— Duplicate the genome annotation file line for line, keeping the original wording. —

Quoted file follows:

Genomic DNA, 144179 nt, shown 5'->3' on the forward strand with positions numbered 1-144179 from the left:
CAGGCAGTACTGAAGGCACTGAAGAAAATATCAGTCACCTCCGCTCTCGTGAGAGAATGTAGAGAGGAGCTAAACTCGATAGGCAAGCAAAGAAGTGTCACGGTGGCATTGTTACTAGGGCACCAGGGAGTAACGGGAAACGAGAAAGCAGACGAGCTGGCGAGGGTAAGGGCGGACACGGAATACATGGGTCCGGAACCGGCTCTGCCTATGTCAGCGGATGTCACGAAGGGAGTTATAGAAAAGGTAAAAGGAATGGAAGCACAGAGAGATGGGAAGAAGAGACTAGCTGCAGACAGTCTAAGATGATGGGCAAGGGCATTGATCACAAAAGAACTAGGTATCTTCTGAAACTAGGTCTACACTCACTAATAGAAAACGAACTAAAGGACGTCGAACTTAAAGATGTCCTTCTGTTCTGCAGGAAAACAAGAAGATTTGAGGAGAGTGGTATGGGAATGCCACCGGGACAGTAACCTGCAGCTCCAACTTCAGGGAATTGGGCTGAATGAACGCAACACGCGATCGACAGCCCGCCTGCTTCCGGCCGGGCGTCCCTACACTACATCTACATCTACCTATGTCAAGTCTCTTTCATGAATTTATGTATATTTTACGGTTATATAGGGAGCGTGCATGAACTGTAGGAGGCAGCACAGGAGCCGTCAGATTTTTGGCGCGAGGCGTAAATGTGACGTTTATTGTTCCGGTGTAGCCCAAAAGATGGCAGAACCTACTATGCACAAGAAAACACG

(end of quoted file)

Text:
Genomic DNA, 144179 nt, shown 5'->3' on the forward strand with positions numbered 1-144179 from the left:
CAGGCAGTACTGAAGGCACTGAAGAAAATATCAGTCACCTCCGCTCTCGTGAGAGAATGTAGAGAGGAGCTAAACTCGATAGGCAAGCAAAGAAGTGTCACGGTGGCATTGTTACTAGGGCACCAGGGAGTAACGGGAAACGAGAAAGCAGACGAGCTGGCGAGGGTAAGGGCGGACACGGAATACATGGGTCCGGAACCGGCTCTGCCTATGTCAGCGGATGTCACGAAGGGAGTTATAGAAAAGGTAAAAGGAATGGAAGCACAGAGAGATGGGAAGAAGAGACTAGCTGCAGACAGTCTAAGATGATGGGCAAGGGCATTGATCACAAAAGAACTAGGTATCTTCTGAAACTAGGTCTACACTCACTAATAGAAAACGAACTAAAGGACGTCGAACTTAAAGATGTCCTTCTGTTCTGCAGGAAAACAAGAAGATTTGAGGAGAGTGGTATGGGAATGCCACCGGGACAGTAACCTGCAGCTCCAACTTCAGGGAATTGGGCTGAATGAACGCAACACGCGATCGACAGCCCGCCTGCTTCCGGCCGGGCGTCCCTACACTACATCTACATCTACCTATGTCAAGTCTCTTTCATGAATTTATGTATATTTTACGGTTATATAGGGAGCGTGCATGAACTGTAGGAGGCAGCACAGGAGCCGTCAGATTTTTGGCGCGAGGCGTAAATGTGACGTTTATTGTTCCGGTGTAGCCCAAAAGATGGCAGAACCTACTATGCACAAGAAAACACG